US-China trade talks to resume next week in Washington

Chinese Vice Premier Liu Hee will head to Washington next week to resume talks with the United States and avoid a trade war between the two countries, the White House said Monday.
Liu, who is close to President Xi Jinping, who oversees the economic policy of the Asian giant, led a first round of talks on Thursday and Friday in Beijing with a senior US delegation led by Treasury Secretary Steve Menuchin.
The talks did not resolve the trade dispute between the two countries, especially over the huge US trade deficit with China, which US President Donald Trump strongly condemns.
"The Chinese vice premier will come here next week to continue talks with the US administration's economic team," White House spokeswoman Sarah Sanders said Monday.
Liu, a former student at Harvard University, is known for his English proficiency.
China is facing a new tariff threat that may be imposed from May 22 and takes about $ 50 billion worth of exported products to the United States.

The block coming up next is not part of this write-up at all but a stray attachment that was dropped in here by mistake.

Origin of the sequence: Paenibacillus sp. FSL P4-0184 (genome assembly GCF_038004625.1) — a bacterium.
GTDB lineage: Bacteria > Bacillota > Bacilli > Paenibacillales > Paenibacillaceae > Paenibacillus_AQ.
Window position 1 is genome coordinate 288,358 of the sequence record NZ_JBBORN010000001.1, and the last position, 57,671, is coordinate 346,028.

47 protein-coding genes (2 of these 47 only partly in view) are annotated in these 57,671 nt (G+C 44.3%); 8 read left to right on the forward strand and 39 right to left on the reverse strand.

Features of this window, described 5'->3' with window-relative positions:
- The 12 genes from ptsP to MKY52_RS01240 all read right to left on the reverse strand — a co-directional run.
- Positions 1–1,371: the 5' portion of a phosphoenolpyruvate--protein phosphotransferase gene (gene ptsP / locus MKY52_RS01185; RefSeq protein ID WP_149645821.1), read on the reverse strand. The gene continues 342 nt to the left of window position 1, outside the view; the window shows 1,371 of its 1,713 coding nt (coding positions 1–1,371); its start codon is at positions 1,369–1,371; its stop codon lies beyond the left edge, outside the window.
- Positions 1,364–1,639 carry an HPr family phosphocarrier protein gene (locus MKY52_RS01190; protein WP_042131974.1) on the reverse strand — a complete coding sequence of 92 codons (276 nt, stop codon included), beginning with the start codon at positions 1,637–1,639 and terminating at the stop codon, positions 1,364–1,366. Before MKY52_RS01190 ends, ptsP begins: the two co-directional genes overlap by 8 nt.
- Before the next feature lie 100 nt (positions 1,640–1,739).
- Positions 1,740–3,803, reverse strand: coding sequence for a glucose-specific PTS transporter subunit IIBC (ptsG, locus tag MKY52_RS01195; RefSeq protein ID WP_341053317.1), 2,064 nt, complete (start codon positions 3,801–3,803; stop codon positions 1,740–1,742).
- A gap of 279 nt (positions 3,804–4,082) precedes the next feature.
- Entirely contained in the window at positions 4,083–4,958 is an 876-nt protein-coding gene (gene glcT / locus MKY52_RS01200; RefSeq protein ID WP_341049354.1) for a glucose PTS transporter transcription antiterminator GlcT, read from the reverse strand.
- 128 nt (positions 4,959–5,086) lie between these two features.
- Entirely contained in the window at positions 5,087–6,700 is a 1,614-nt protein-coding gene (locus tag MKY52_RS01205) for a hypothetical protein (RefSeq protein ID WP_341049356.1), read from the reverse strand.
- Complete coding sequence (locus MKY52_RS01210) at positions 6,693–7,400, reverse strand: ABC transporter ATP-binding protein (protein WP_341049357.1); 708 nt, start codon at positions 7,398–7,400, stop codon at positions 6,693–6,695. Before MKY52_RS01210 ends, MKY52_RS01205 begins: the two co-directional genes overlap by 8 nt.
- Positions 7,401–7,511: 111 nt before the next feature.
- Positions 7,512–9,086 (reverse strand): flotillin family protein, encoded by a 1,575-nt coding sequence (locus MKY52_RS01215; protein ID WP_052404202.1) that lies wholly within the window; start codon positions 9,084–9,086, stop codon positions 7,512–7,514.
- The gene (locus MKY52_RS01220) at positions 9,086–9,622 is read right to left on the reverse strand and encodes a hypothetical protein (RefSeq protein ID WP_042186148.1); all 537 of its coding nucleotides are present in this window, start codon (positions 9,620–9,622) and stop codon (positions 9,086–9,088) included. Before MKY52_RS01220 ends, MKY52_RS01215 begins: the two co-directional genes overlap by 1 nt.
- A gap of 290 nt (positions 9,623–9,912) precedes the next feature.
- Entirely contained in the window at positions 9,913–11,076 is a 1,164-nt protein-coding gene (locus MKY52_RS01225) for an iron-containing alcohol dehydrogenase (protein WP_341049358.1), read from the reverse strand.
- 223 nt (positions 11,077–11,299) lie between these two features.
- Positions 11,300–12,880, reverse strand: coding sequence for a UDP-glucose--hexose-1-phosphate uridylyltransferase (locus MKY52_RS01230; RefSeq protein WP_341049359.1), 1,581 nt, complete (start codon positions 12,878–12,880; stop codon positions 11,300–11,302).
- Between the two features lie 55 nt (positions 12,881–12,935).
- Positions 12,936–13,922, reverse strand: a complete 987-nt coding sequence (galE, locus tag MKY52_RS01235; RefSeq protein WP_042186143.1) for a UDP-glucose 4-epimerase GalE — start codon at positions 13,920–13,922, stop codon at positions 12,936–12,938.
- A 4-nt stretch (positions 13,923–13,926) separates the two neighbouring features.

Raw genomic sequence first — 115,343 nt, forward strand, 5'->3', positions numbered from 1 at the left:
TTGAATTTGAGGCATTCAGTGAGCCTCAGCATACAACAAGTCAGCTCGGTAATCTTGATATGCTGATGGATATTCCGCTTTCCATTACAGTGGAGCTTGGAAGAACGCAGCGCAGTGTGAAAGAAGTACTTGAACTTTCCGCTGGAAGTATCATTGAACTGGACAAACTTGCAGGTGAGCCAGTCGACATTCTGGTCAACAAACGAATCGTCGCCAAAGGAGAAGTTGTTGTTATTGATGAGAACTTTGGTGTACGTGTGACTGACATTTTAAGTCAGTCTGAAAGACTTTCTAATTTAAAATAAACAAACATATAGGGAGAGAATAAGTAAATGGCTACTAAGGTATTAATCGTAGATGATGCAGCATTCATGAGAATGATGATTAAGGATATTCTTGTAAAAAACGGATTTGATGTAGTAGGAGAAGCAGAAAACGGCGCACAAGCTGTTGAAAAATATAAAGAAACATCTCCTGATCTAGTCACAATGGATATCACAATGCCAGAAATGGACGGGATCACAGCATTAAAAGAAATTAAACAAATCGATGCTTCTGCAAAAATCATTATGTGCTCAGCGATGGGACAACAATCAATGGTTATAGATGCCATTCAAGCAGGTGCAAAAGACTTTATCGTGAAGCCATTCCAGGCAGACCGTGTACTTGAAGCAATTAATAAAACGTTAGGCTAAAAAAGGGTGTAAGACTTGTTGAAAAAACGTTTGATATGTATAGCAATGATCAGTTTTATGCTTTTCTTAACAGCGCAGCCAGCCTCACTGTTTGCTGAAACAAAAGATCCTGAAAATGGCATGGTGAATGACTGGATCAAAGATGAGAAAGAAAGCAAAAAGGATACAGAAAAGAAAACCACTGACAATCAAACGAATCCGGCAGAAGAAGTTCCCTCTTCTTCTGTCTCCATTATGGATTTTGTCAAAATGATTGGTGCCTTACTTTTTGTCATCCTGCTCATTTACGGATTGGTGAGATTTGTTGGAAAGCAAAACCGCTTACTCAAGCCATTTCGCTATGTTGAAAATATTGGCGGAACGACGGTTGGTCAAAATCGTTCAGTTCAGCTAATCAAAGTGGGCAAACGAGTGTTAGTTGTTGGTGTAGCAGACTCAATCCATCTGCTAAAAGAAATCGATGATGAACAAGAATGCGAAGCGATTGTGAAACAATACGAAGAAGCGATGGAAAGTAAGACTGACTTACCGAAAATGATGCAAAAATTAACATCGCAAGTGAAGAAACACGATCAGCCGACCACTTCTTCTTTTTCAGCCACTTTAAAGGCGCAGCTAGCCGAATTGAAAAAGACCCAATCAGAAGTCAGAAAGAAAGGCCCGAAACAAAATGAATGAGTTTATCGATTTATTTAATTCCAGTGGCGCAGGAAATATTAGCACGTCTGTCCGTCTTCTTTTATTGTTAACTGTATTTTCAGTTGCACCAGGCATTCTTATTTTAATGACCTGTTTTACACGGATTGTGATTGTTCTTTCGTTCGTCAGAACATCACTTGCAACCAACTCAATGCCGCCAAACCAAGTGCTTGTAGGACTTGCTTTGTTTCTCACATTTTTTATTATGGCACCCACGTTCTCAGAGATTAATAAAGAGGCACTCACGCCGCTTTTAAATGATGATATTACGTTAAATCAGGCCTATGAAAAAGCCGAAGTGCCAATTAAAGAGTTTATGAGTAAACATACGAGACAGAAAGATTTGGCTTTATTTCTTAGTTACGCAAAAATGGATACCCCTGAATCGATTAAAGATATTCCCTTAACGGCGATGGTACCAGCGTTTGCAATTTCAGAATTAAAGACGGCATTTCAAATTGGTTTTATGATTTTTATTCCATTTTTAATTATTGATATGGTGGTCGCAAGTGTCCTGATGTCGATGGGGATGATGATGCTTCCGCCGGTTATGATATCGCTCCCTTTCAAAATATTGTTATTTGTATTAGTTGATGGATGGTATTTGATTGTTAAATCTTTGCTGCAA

Beijing is responding with $ 50 billion in taxes on its imports of US products such as soybeans, cars, beef and others.
According to a document published by the Bloomberg agency, which was the starting point of the talks in Beijing, the US administration is demanding a reduction of at least $ 200 billion by 2020 for the deficit in annual exchanges with China ($ 375 billion in 2017, according to Washington).
It also calls for reducing China's customs duties to the level it adopts and putting an end to government subsidies to some vital industrial sectors, to transfer technology to US companies, and to strengthening the protection of intellectual property rights.
But these demands are difficult for China, and demand "fair treatment" for Chinese companies operating in the United States, according to Bloomberg.

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